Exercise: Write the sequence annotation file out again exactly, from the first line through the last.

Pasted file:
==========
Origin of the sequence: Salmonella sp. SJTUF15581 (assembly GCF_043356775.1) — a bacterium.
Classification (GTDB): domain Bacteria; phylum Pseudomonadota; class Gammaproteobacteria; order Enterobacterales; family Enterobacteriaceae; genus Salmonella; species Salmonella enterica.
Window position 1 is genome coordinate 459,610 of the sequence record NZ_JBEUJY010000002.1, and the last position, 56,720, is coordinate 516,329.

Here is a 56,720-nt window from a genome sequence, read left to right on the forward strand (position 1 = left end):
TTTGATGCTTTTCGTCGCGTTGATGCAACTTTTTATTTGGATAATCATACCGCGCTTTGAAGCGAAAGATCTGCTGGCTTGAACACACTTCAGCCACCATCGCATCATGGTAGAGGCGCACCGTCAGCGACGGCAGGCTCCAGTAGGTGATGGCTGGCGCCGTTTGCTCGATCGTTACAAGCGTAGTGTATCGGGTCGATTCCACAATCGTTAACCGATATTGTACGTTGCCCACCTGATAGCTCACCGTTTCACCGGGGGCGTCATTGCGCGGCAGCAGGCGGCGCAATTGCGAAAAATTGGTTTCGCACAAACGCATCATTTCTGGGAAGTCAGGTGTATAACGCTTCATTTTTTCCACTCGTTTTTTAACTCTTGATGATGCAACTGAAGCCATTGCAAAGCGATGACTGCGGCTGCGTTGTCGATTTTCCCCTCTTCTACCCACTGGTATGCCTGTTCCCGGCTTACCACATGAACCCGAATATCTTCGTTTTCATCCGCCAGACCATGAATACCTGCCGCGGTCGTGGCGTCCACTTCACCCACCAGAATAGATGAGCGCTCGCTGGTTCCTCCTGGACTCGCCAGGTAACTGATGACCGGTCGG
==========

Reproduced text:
Origin of the sequence: Salmonella sp. SJTUF15581 (assembly GCF_043356775.1) — a bacterium.
Classification (GTDB): domain Bacteria; phylum Pseudomonadota; class Gammaproteobacteria; order Enterobacterales; family Enterobacteriaceae; genus Salmonella; species Salmonella enterica.
Window position 1 is genome coordinate 459,610 of the sequence record NZ_JBEUJY010000002.1, and the last position, 56,720, is coordinate 516,329.

Here is a 56,720-nt window from a genome sequence, read left to right on the forward strand (position 1 = left end):
TTTGATGCTTTTCGTCGCGTTGATGCAACTTTTTATTTGGATAATCATACCGCGCTTTGAAGCGAAAGATCTGCTGGCTTGAACACACTTCAGCCACCATCGCATCATGGTAGAGGCGCACCGTCAGCGACGGCAGGCTCCAGTAGGTGATGGCTGGCGCCGTTTGCTCGATCGTTACAAGCGTAGTGTATCGGGTCGATTCCACAATCGTTAACCGATATTGTACGTTGCCCACCTGATAGCTCACCGTTTCACCGGGGGCGTCATTGCGCGGCAGCAGGCGGCGCAATTGCGAAAAATTGGTTTCGCACAAACGCATCATTTCTGGGAAGTCAGGTGTATAACGCTTCATTTTTTCCACTCGTTTTTTAACTCTTGATGATGCAACTGAAGCCATTGCAAAGCGATGACTGCGGCTGCGTTGTCGATTTTCCCCTCTTCTACCCACTGGTATGCCTGTTCCCGGCTTACCACATGAACCCGAATATCTTCGTTTTCATCCGCCAGACCATGAATACCTGCCGCGGTCGTGGCGTCCACTTCACCCACCAGAATAGATGAGCGCTCGCTGGTTCCTCCTGGACTCGCCAGGTAACTGATGACCGGTCGG